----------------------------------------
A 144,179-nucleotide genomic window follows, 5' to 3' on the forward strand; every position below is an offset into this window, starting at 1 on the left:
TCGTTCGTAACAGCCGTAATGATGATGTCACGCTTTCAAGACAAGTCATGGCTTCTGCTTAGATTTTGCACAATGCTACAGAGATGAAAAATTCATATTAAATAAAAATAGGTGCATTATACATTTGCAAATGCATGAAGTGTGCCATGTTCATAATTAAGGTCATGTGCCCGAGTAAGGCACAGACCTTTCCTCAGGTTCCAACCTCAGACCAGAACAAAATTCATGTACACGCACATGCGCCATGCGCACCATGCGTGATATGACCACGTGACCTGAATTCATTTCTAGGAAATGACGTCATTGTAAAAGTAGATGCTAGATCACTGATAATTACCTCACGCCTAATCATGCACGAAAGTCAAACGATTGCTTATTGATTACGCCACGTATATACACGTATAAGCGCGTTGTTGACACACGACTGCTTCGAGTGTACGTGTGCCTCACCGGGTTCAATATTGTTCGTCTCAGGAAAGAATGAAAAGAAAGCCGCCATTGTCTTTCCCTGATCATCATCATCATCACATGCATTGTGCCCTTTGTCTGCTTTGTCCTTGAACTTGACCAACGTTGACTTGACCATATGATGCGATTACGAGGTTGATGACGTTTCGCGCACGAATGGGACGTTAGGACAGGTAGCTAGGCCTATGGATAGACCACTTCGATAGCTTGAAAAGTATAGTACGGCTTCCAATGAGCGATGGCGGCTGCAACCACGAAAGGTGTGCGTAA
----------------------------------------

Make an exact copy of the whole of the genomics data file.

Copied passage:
A 144,179-nucleotide genomic window follows, 5' to 3' on the forward strand; every position below is an offset into this window, starting at 1 on the left:
TCGTTCGTAACAGCCGTAATGATGATGTCACGCTTTCAAGACAAGTCATGGCTTCTGCTTAGATTTTGCACAATGCTACAGAGATGAAAAATTCATATTAAATAAAAATAGGTGCATTATACATTTGCAAATGCATGAAGTGTGCCATGTTCATAATTAAGGTCATGTGCCCGAGTAAGGCACAGACCTTTCCTCAGGTTCCAACCTCAGACCAGAACAAAATTCATGTACACGCACATGCGCCATGCGCACCATGCGTGATATGACCACGTGACCTGAATTCATTTCTAGGAAATGACGTCATTGTAAAAGTAGATGCTAGATCACTGATAATTACCTCACGCCTAATCATGCACGAAAGTCAAACGATTGCTTATTGATTACGCCACGTATATACACGTATAAGCGCGTTGTTGACACACGACTGCTTCGAGTGTACGTGTGCCTCACCGGGTTCAATATTGTTCGTCTCAGGAAAGAATGAAAAGAAAGCCGCCATTGTCTTTCCCTGATCATCATCATCATCACATGCATTGTGCCCTTTGTCTGCTTTGTCCTTGAACTTGACCAACGTTGACTTGACCATATGATGCGATTACGAGGTTGATGACGTTTCGCGCACGAATGGGACGTTAGGACAGGTAGCTAGGCCTATGGATAGACCACTTCGATAGCTTGAAAAGTATAGTACGGCTTCCAATGAGCGATGGCGGCTGCAACCACGAAAGGTGTGCGTAA